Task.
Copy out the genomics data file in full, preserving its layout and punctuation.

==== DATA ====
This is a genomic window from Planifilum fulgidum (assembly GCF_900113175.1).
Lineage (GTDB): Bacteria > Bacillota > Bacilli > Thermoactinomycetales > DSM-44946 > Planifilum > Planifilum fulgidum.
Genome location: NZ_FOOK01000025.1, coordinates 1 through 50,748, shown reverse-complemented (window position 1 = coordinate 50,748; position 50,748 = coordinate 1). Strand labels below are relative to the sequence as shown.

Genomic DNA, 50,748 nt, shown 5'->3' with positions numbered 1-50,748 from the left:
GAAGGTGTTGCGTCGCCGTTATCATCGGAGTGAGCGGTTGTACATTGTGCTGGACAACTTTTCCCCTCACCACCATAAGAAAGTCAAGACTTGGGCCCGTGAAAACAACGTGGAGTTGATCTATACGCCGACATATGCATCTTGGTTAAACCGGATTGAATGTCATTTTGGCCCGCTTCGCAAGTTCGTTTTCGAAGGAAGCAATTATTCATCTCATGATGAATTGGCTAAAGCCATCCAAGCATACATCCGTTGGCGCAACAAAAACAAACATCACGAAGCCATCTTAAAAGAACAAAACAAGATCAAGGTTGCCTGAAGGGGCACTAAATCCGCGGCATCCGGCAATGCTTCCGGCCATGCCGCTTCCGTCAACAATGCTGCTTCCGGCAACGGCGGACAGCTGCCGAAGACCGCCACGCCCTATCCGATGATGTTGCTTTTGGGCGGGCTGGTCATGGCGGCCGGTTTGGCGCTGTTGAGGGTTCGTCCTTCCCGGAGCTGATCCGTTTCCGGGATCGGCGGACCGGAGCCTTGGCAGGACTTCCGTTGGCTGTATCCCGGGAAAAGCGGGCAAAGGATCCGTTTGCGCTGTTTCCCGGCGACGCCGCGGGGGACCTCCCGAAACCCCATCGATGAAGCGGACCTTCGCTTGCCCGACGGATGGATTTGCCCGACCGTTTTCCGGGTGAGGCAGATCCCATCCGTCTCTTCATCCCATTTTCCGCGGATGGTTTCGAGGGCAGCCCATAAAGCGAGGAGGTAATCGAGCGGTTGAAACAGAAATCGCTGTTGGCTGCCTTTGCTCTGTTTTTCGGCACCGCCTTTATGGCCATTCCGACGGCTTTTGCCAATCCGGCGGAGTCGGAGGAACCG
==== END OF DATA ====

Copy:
This is a genomic window from Planifilum fulgidum (assembly GCF_900113175.1).
Lineage (GTDB): Bacteria > Bacillota > Bacilli > Thermoactinomycetales > DSM-44946 > Planifilum > Planifilum fulgidum.
Genome location: NZ_FOOK01000025.1, coordinates 1 through 50,748, shown reverse-complemented (window position 1 = coordinate 50,748; position 50,748 = coordinate 1). Strand labels below are relative to the sequence as shown.

Genomic DNA, 50,748 nt, shown 5'->3' with positions numbered 1-50,748 from the left:
GAAGGTGTTGCGTCGCCGTTATCATCGGAGTGAGCGGTTGTACATTGTGCTGGACAACTTTTCCCCTCACCACCATAAGAAAGTCAAGACTTGGGCCCGTGAAAACAACGTGGAGTTGATCTATACGCCGACATATGCATCTTGGTTAAACCGGATTGAATGTCATTTTGGCCCGCTTCGCAAGTTCGTTTTCGAAGGAAGCAATTATTCATCTCATGATGAATTGGCTAAAGCCATCCAAGCATACATCCGTTGGCGCAACAAAAACAAACATCACGAAGCCATCTTAAAAGAACAAAACAAGATCAAGGTTGCCTGAAGGGGCACTAAATCCGCGGCATCCGGCAATGCTTCCGGCCATGCCGCTTCCGTCAACAATGCTGCTTCCGGCAACGGCGGACAGCTGCCGAAGACCGCCACGCCCTATCCGATGATGTTGCTTTTGGGCGGGCTGGTCATGGCGGCCGGTTTGGCGCTGTTGAGGGTTCGTCCTTCCCGGAGCTGATCCGTTTCCGGGATCGGCGGACCGGAGCCTTGGCAGGACTTCCGTTGGCTGTATCCCGGGAAAAGCGGGCAAAGGATCCGTTTGCGCTGTTTCCCGGCGACGCCGCGGGGGACCTCCCGAAACCCCATCGATGAAGCGGACCTTCGCTTGCCCGACGGATGGATTTGCCCGACCGTTTTCCGGGTGAGGCAGATCCCATCCGTCTCTTCATCCCATTTTCCGCGGATGGTTTCGAGGGCAGCCCATAAAGCGAGGAGGTAATCGAGCGGTTGAAACAGAAATCGCTGTTGGCTGCCTTTGCTCTGTTTTTCGGCACCGCCTTTATGGCCATTCCGACGGCTTTTGCCAATCCGGCGGAGTCGGAGGAACCG